Chade-Meng Tan (widely known as Meng) was among the earliest engineers to be hired at Google. He and his team worked on ways to improve the quality of the site’s search results and also played a key role in the launch of mobile search. When Google allowed engineers to spend 20% of their time pursuing their passion, Meng decided to spend his time on a cause dear to his heart: Launching a conspiracy to bring about world peace. The conspirators could well be called the “compassionati.”

Meng believes that world peace can be achieved — but only if people cultivate the conditions for inner peace within themselves. Inner peace, in turn, comes from nurturing emotional intelligence through the practice of mindfulness and meditation. Working with Zen masters, meditation teachers, psychologists and even a CEO, Meng created a seven-week personal growth program named — what else — Search Inside Yourself (SIY). Launched in 2007, Google has had more than 1,000 employees go through SIY with startling results. Participants rate the program at 4.7 on a five-point scale. Anecdotal feedback, among other comments, from many participants is that this program “changed my life.”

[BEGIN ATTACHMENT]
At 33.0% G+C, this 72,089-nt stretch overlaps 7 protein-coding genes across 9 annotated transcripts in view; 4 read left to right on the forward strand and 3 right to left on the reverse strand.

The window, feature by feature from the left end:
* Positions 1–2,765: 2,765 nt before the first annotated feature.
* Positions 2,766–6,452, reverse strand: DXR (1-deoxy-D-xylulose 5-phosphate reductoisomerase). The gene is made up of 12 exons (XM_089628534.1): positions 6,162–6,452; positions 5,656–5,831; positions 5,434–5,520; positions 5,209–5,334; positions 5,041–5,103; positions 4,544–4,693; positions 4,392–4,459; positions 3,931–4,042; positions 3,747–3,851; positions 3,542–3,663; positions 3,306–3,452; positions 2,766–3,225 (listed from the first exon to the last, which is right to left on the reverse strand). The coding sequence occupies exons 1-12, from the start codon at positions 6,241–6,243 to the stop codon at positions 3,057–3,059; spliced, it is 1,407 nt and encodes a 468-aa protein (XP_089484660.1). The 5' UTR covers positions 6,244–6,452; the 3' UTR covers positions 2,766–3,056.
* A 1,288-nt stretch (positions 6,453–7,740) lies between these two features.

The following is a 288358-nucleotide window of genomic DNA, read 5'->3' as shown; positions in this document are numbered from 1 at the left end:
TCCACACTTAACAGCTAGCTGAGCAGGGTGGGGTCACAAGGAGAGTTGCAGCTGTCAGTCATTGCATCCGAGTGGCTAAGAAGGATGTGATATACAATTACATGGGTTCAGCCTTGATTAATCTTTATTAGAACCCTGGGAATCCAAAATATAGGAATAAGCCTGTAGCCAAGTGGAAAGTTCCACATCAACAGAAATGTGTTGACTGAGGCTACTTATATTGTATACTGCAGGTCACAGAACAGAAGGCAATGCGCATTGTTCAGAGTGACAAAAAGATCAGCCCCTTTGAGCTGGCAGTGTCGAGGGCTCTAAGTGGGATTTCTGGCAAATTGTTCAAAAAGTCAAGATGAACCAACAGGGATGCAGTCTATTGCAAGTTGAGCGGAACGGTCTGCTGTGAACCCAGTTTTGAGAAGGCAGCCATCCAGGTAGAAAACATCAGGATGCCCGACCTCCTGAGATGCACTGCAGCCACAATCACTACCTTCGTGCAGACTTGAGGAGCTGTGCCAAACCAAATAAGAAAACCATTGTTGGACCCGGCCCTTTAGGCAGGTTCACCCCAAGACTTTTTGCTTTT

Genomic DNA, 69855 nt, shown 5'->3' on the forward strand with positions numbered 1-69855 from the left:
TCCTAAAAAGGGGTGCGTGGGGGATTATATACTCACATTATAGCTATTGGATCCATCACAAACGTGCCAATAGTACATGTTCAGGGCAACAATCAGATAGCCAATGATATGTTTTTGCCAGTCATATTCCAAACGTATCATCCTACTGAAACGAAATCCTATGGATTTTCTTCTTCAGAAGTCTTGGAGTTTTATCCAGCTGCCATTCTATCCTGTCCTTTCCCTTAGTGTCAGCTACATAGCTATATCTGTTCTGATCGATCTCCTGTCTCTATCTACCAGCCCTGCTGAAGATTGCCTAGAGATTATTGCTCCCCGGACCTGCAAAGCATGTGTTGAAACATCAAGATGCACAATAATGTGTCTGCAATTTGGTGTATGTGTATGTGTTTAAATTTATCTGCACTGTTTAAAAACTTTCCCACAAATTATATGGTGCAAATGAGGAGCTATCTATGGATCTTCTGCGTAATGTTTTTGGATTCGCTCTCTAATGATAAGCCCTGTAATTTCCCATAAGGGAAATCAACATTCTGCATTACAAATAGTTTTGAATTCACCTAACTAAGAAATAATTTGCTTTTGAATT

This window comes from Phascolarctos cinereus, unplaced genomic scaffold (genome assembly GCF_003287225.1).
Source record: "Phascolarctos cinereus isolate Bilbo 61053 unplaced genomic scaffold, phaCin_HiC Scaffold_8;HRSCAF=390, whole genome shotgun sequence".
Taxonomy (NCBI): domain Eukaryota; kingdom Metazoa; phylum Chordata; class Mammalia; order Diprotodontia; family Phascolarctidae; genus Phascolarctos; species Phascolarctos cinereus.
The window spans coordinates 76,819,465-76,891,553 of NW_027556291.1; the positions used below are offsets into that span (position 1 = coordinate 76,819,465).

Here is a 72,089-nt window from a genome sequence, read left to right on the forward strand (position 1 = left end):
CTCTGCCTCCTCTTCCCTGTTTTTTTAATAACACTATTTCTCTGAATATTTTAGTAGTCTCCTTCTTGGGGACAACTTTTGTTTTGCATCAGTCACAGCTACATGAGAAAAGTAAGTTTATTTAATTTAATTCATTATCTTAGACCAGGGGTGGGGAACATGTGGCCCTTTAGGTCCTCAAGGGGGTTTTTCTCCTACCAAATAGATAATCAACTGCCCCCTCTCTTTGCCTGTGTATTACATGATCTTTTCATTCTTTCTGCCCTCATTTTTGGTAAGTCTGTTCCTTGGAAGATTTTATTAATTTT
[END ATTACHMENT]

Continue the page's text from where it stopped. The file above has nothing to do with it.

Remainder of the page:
Meng then decided to open-source the SIY program by making its principles and components available to companies everywhere. He has written a book titled, Search Inside Yourself: The Unexpected Path to Achieving Success, Happiness (and World Peace), which is being published this month. Meng spoke with Knowledge at Wharton about the SIY program, why emotional intelligence matters, and other lessons he has learned during the past five years as Google’s Jolly Good Fellow (which, seriously, is his job title).

Listen to a podcast of the first part of the interview here. (A transcript is available as well.) 

Part Two: How Emotional Intelligence Can Help Resolve Conflicts and Build Tough, Kind Leaders

Part Three: How Emotional Intelligence Helps the Bottom Line